This book's website at www.wiley.com/go/excel2016bible contains a workbook that shows output from all the tools discussed in this section. The file is named atp examples.xlsx. This workbook also contains some alternative formula-based solutions that are sometimes better than using the Analysis ToolPak.
Analysis of Variance
Analysis of Variance (sometimes abbreviated as Anova) is a statistical test that determines whether two or more samples were drawn from the same population. Using tools in the Analysis ToolPak, you can perform three types of analysis of variance:
· Single-factor: A one-way analysis of variance, with only one sample for each group of data
· Two-factor with replication: A two-way analysis of variance, with multiple samples (or replications) for each group of data
· Two-factor without replication: A two-way analysis of variance, with a single sample (or replication) for each group of data
Figure 37.2 shows the dialog box for a single-factor analysis of variance. Alpha represents the statistical confidence level for the test.
Figure 37.2 Specifying parameters for a single-factor analysis of variance.
The output for this test consists of the means and variances for each of the samples, the value of F, the critical value of F, and the significance of F (P-value).
Correlation is a widely used statistic that measures the degree to which two sets of values vary together. For example, if higher values in one data set are typically associated with higher values in the second data set, the two data sets have a positive correlation. The degree of correlation is expressed as a coefficient that ranges from –1.0 (a perfect negative correlation) to +1.0 (a perfect positive correlation). A correlation coefficient of 0 indicates that the two variables aren't correlated.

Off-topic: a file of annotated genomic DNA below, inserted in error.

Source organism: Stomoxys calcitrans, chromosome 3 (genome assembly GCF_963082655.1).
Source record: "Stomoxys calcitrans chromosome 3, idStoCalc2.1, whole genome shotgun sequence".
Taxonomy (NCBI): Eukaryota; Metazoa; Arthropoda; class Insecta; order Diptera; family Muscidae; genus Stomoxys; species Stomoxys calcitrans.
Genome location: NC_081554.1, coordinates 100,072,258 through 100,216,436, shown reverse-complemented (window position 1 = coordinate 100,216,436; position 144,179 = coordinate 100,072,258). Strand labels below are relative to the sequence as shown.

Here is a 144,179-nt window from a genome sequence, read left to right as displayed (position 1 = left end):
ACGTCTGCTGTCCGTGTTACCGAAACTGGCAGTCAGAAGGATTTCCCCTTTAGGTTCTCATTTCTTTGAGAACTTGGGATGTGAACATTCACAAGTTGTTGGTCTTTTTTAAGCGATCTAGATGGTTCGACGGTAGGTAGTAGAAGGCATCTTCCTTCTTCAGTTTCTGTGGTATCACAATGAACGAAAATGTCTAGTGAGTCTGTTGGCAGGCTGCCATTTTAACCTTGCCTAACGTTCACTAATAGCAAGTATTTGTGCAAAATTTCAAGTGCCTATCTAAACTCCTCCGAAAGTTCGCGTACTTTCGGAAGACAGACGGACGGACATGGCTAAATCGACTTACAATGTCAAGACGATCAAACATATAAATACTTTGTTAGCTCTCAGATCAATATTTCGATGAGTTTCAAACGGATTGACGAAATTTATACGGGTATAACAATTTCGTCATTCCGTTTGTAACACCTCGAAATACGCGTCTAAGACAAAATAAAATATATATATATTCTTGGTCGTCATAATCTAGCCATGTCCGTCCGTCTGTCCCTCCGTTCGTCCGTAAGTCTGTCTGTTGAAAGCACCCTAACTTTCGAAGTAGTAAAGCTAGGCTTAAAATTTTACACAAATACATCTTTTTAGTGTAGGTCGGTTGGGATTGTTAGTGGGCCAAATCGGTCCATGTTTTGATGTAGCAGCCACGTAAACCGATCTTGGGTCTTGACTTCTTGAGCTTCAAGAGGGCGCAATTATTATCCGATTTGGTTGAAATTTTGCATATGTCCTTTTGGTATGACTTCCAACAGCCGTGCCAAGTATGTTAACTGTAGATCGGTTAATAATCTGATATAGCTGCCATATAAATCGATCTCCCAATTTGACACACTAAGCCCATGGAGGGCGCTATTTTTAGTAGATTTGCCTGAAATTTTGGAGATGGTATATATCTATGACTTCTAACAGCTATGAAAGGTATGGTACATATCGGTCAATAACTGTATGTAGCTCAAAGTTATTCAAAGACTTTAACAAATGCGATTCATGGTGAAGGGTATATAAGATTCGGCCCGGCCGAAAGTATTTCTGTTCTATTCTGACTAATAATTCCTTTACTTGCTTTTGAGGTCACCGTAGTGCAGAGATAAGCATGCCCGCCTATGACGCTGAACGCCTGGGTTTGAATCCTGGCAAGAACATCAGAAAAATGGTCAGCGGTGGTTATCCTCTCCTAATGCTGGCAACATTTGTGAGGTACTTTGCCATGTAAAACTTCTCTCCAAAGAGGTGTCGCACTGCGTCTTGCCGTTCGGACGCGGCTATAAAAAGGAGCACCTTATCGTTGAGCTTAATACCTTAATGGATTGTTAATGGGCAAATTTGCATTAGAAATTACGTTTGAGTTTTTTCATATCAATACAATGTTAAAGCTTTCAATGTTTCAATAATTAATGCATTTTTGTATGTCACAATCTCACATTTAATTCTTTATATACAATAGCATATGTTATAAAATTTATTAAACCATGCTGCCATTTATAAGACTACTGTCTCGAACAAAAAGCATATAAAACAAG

Figure 37.3 shows the Correlation dialog box. Specify the input range, which can include any number of variables, arranged in rows or columns.
Figure 37.3 The Correlation dialog box.
The output consists of a correlation matrix that shows the correlation coefficient for each variable paired with every other variable.
The resulting correlation matrix doesn't use formulas to calculate the results. Therefore, if any data changes, the correlation matrix isn't valid. You can use the CORREL function to create a correlation matrix that changes automatically when you change data.
The Covariance tool produces a matrix that is similar to the one generated by the Correlation tool. Covariance, like correlation, measures the degree to which two variables vary together. Specifically, covariance is the average of the product of the deviations of each data point pair from their respective means.
Because the Covariance tool does not generate formulas, you may prefer to calculate a covariance matrix using the COVAR function.
The Descriptive Statistics tool produces a table that describes your data with some standard statistics. Figure 37.4 shows some sample output.
Figure 37.4 Descriptive Statistics output.
Because the output for this procedure consists of values (not formulas), you should use this procedure only when you're certain that your data isn't going to change; otherwise, you'll need to re-execute the procedure. You can generate all these statistics by using formulas.
Exponential Smoothing is a technique for predicting data that is based on the previous data point and the previously predicted data point. You can specify the damping factor (also known as a smoothing constant), which can range from 0 to 1. This factor determines the relative weighting of the previous data point and the previously predicted data point. You also can request standard errors and a chart.
The exponential smoothing procedure generates formulas that use the damping factor you specify. Therefore, if the data changes, Excel updates the formulas.
F-test (two-sample test for variance)
An F-test is a commonly used statistical test that enables you to compare two population variances. Figure 37.5 shows a small data set and F-test output.
Figure 37.5 Output from the F-Test tool.
The output for this test consists of the means and variances for each of the two samples, the value of F, the critical value of F, and the significance of F.